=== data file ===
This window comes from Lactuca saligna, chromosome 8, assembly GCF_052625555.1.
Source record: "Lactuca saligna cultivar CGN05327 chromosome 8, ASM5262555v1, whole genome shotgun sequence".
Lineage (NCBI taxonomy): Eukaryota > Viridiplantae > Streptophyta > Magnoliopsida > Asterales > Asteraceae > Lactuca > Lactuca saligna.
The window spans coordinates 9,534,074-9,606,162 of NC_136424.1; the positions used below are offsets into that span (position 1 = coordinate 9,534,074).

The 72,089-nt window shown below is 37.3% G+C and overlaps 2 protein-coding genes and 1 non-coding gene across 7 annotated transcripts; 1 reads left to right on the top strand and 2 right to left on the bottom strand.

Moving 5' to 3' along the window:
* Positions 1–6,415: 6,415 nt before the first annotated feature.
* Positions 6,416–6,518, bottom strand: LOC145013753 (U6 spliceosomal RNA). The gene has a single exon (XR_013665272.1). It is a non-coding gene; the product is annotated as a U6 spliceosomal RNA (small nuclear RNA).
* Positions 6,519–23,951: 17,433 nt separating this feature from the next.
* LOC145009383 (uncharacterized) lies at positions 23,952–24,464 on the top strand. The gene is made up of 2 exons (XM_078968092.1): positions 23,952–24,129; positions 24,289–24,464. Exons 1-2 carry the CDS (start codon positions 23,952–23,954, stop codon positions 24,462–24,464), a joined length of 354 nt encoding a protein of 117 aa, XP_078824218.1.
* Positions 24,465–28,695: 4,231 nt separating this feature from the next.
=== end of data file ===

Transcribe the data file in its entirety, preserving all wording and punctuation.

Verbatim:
This window comes from Lactuca saligna, chromosome 8, assembly GCF_052625555.1.
Source record: "Lactuca saligna cultivar CGN05327 chromosome 8, ASM5262555v1, whole genome shotgun sequence".
Lineage (NCBI taxonomy): Eukaryota > Viridiplantae > Streptophyta > Magnoliopsida > Asterales > Asteraceae > Lactuca > Lactuca saligna.
The window spans coordinates 9,534,074-9,606,162 of NC_136424.1; the positions used below are offsets into that span (position 1 = coordinate 9,534,074).

The 72,089-nt window shown below is 37.3% G+C and overlaps 2 protein-coding genes and 1 non-coding gene across 7 annotated transcripts; 1 reads left to right on the top strand and 2 right to left on the bottom strand.

Moving 5' to 3' along the window:
* Positions 1–6,415: 6,415 nt before the first annotated feature.
* Positions 6,416–6,518, bottom strand: LOC145013753 (U6 spliceosomal RNA). The gene has a single exon (XR_013665272.1). It is a non-coding gene; the product is annotated as a U6 spliceosomal RNA (small nuclear RNA).
* Positions 6,519–23,951: 17,433 nt separating this feature from the next.
* LOC145009383 (uncharacterized) lies at positions 23,952–24,464 on the top strand. The gene is made up of 2 exons (XM_078968092.1): positions 23,952–24,129; positions 24,289–24,464. Exons 1-2 carry the CDS (start codon positions 23,952–23,954, stop codon positions 24,462–24,464), a joined length of 354 nt encoding a protein of 117 aa, XP_078824218.1.
* Positions 24,465–28,695: 4,231 nt separating this feature from the next.